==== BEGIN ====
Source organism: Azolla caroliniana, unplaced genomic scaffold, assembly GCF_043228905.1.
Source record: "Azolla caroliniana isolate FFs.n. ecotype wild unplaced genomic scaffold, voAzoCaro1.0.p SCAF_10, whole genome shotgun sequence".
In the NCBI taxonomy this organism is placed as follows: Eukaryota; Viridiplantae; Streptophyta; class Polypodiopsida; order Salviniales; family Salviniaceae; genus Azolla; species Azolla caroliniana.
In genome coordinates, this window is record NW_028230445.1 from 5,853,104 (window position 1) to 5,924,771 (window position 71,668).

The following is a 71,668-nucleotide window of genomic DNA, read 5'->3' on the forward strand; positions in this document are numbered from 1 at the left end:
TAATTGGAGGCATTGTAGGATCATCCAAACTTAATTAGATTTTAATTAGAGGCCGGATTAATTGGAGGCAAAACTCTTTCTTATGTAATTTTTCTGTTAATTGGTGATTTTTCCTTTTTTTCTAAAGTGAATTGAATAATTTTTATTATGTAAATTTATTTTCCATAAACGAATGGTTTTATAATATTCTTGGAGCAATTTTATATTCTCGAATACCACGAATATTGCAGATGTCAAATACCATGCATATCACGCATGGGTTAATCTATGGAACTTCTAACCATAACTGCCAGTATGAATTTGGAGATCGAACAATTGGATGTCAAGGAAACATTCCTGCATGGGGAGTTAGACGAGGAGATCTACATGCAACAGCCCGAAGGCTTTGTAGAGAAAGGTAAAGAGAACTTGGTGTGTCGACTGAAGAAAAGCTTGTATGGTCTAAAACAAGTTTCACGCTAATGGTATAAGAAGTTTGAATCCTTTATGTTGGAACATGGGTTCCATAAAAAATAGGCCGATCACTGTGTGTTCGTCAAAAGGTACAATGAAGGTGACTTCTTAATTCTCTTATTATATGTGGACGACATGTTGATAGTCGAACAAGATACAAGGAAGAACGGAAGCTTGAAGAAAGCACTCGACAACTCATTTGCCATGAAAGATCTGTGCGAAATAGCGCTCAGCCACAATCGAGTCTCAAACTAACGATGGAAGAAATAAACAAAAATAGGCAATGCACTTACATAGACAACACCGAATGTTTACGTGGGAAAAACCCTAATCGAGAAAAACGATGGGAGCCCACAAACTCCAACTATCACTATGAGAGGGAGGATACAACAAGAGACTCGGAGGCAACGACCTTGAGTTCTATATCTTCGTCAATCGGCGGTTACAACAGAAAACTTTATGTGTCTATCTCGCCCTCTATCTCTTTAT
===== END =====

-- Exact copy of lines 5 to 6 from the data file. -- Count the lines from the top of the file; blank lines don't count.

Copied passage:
The following is a 71,668-nucleotide window of genomic DNA, read 5'->3' on the forward strand; positions in this document are numbered from 1 at the left end:
TAATTGGAGGCATTGTAGGATCATCCAAACTTAATTAGATTTTAATTAGAGGCCGGATTAATTGGAGGCAAAACTCTTTCTTATGTAATTTTTCTGTTAATTGGTGATTTTTCCTTTTTTTCTAAAGTGAATTGAATAATTTTTATTATGTAAATTTATTTTCCATAAACGAATGGTTTTATAATATTCTTGGAGCAATTTTATATTCTCGAATACCACGAATATTGCAGATGTCAAATACCATGCATATCACGCATGGGTTAATCTATGGAACTTCTAACCATAACTGCCAGTATGAATTTGGAGATCGAACAATTGGATGTCAAGGAAACATTCCTGCATGGGGAGTTAGACGAGGAGATCTACATGCAACAGCCCGAAGGCTTTGTAGAGAAAGGTAAAGAGAACTTGGTGTGTCGACTGAAGAAAAGCTTGTATGGTCTAAAACAAGTTTCACGCTAATGGTATAAGAAGTTTGAATCCTTTATGTTGGAACATGGGTTCCATAAAAAATAGGCCGATCACTGTGTGTTCGTCAAAAGGTACAATGAAGGTGACTTCTTAATTCTCTTATTATATGTGGACGACATGTTGATAGTCGAACAAGATACAAGGAAGAACGGAAGCTTGAAGAAAGCACTCGACAACTCATTTGCCATGAAAGATCTGTGCGAAATAGCGCTCAGCCACAATCGAGTCTCAAACTAACGATGGAAGAAATAAACAAAAATAGGCAATGCACTTACATAGACAACACCGAATGTTTACGTGGGAAAAACCCTAATCGAGAAAAACGATGGGAGCCCACAAACTCCAACTATCACTATGAGAGGGAGGATACAACAAGAGACTCGGAGGCAACGACCTTGAGTTCTATATCTTCGTCAATCGGCGGTTACAACAGAAAACTTTATGTGTCTATCTCGCCCTCTATCTCTTTAT